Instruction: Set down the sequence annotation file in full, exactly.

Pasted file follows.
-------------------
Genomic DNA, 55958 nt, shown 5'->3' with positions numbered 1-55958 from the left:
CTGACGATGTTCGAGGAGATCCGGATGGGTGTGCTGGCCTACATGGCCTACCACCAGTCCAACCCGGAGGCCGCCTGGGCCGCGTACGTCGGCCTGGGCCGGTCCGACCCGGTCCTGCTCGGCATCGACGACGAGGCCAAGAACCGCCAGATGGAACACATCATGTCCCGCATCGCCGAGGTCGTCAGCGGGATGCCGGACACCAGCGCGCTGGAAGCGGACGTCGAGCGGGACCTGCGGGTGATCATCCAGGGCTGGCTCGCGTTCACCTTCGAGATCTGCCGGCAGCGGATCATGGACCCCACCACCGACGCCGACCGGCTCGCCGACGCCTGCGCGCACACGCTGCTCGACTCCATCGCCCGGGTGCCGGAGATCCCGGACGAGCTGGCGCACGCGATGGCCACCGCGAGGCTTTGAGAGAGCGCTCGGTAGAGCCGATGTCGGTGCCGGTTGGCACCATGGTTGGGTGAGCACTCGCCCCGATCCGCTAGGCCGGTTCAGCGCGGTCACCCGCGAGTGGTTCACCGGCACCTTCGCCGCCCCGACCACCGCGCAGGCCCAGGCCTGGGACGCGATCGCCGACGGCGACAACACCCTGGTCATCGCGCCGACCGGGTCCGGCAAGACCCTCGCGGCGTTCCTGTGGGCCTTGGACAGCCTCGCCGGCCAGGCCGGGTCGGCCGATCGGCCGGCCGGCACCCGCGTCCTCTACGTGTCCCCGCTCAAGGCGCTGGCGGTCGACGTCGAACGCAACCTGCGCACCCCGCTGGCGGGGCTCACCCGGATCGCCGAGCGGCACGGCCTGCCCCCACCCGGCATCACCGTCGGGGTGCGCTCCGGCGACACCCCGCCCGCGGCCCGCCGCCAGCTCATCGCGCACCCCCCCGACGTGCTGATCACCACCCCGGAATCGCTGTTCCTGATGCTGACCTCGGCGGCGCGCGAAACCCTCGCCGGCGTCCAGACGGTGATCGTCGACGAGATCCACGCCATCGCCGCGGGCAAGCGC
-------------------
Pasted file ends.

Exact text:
Genomic DNA, 55958 nt, shown 5'->3' with positions numbered 1-55958 from the left:
CTGACGATGTTCGAGGAGATCCGGATGGGTGTGCTGGCCTACATGGCCTACCACCAGTCCAACCCGGAGGCCGCCTGGGCCGCGTACGTCGGCCTGGGCCGGTCCGACCCGGTCCTGCTCGGCATCGACGACGAGGCCAAGAACCGCCAGATGGAACACATCATGTCCCGCATCGCCGAGGTCGTCAGCGGGATGCCGGACACCAGCGCGCTGGAAGCGGACGTCGAGCGGGACCTGCGGGTGATCATCCAGGGCTGGCTCGCGTTCACCTTCGAGATCTGCCGGCAGCGGATCATGGACCCCACCACCGACGCCGACCGGCTCGCCGACGCCTGCGCGCACACGCTGCTCGACTCCATCGCCCGGGTGCCGGAGATCCCGGACGAGCTGGCGCACGCGATGGCCACCGCGAGGCTTTGAGAGAGCGCTCGGTAGAGCCGATGTCGGTGCCGGTTGGCACCATGGTTGGGTGAGCACTCGCCCCGATCCGCTAGGCCGGTTCAGCGCGGTCACCCGCGAGTGGTTCACCGGCACCTTCGCCGCCCCGACCACCGCGCAGGCCCAGGCCTGGGACGCGATCGCCGACGGCGACAACACCCTGGTCATCGCGCCGACCGGGTCCGGCAAGACCCTCGCGGCGTTCCTGTGGGCCTTGGACAGCCTCGCCGGCCAGGCCGGGTCGGCCGATCGGCCGGCCGGCACCCGCGTCCTCTACGTGTCCCCGCTCAAGGCGCTGGCGGTCGACGTCGAACGCAACCTGCGCACCCCGCTGGCGGGGCTCACCCGGATCGCCGAGCGGCACGGCCTGCCCCCACCCGGCATCACCGTCGGGGTGCGCTCCGGCGACACCCCGCCCGCGGCCCGCCGCCAGCTCATCGCGCACCCCCCCGACGTGCTGATCACCACCCCGGAATCGCTGTTCCTGATGCTGACCTCGGCGGCGCGCGAAACCCTCGCCGGCGTCCAGACGGTGATCGTCGACGAGATCCACGCCATCGCCGCGGGCAAGCGC